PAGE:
Reed making can be a very rewarding process. An hour spent making a beautiful reed can feel like instant gratification on an instrument that often takes many years to learn to play, and a lifetime to master. We spend hours practicing with small returns. A great reed can make us sound better in seconds. The process can be frustrating when things are not going our way. We may spend an hour making a reed only to hack off a tip and ruin it. Meditation can separate us from our attachment to the process. The end product becomes less meaningful than the learning process and progress. The attachment I mention is the feeling that we are somehow attached to the outcome of the process. I find with a meditative mind, the process itself is the goal The mental chatter of “I cant believe I just ruined this reed”, “I am a terrible reed maker”, ” I am a hate making oboe reeds”. The setbacks become more of objective observations we can grow from. Meditation can give us emotional stability when we have moments of frustration and allow us to escape our reed ruts more easily . A meditation practice will also give the reed maker more focus within the process, allowing them to reach deeper levels of intuitive understanding.
Meditation can drastically reduce performance anxiety.
“The Inner Game of Music” is a book that has been in the consciousness of musicians since it was written. The book talks about the inner chatter we musicians face, often the chatter is negative in nature. This inner dialog often talks us into worrying about all sorts of aspects of performance. “here comes that hard part”, “ohh no, I always miss this section”, “I hope my reed works for this low Bb”, or even “I am the greatest oboist ever”. This mental chatter is often referred to as the “Ego” in self development and spiritual circles or self 2 in the inner game of music.. This “ego” is slightly different than Freud’s concept as I understand it . The “ego” in this case is the mental definition, perhaps more accurately, mental limitation of self. The mind defining the self, vs the mind observing the self. The mental chatter is often present and becomes part of our experience to the point that we forget to step back and realize it is simply a thought within the mind. Meditation will help to stop the mental chatter over time, allowing us to experience the event without the interference of the mental voice.
The anxieties we have in performance is often made worse because the judgments we have of the feelings we are experiencing. “I hate feeling anxious” is the mind defining a feeling. The feeling itself is natural and can help with focus, but the mind interprets it as somehow negative, creating more anxiety. The mind and feelings we experience can often create a downward spiral of more thoughts and stronger feelings of anxiety. Mediation can allow participants to step back from the thoughts and not get too caught up in the anxieties that performance can bring us. Excitement and anxiety are similar feelings, the major difference is how we perceive them. Meditation can help the mind to perceive anxiety simply as it exists, without the need to get so caught up in it.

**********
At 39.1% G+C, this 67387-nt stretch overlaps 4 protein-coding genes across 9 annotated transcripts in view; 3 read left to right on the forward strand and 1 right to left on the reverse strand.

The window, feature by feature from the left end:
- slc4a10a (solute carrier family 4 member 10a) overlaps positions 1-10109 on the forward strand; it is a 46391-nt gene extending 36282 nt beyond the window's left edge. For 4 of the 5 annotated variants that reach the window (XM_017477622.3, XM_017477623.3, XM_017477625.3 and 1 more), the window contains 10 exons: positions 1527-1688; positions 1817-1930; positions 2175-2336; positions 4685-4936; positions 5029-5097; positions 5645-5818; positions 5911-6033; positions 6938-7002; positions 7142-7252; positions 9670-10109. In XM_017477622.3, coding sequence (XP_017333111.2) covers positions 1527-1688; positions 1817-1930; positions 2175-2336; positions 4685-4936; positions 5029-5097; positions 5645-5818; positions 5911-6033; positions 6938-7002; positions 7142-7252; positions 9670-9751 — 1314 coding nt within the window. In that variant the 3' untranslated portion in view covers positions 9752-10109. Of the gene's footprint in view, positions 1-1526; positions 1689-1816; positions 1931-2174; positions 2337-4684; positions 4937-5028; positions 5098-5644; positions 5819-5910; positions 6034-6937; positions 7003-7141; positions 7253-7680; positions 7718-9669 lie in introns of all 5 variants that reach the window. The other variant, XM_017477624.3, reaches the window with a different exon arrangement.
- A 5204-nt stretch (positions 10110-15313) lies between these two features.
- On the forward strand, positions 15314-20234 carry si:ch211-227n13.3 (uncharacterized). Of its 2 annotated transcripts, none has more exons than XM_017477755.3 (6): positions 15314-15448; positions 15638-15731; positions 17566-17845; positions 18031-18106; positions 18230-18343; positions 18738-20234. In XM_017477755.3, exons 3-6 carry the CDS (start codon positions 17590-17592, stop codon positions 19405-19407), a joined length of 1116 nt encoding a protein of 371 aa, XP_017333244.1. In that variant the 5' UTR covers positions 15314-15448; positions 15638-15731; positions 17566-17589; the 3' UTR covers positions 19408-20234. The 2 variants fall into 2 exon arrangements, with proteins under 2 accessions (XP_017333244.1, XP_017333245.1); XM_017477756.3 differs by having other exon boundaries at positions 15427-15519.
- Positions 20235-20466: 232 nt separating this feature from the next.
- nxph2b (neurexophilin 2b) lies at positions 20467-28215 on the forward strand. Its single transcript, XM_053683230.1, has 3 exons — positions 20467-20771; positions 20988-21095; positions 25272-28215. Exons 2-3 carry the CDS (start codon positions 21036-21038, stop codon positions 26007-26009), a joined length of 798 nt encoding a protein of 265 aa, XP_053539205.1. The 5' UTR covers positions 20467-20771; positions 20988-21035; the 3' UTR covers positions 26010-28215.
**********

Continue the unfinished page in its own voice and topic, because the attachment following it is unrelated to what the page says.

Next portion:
Meditation will make oboist experience more self confidence.
I define confidence not as something we have, but as the things we lack. Lack of doubt, lack of fear based limitations, lack of negative self talk define confidence within a situation. Confidence is not the mind thinking ” I am great” or “I am better than you”, those are signs we are being defined by our minds, not using the mind as a tool for observation and growth. That is not to say there is not a place for positive mental self talk, but it should be recognized as a tool, and not as the goal. Confidence is not lack of anxiety within a performance situation but recognizing it, feeling it, and using it as a tool to add excitement to the experience. Meditation can allow the oboist to step back from the feelings of fear, doubt, and self talk to observe the whole situation objectively. With time and attention we stop being attached to thoughts and feelings and they fade away. We are not afraid, we feel fear, we are not doubtful, we experience doubt, we are not the mind, we have a mind, we are not our emotions, we feel emotions. Meditation will allow the student to recognize this as a reality over time and not simply an intellectual exercise.
Feel free to leave any comments in the comment section. Subscribe to my blog to keep up to date on all sorts of oboe, oboe reed, and learning resources. Happy obo(e)ing.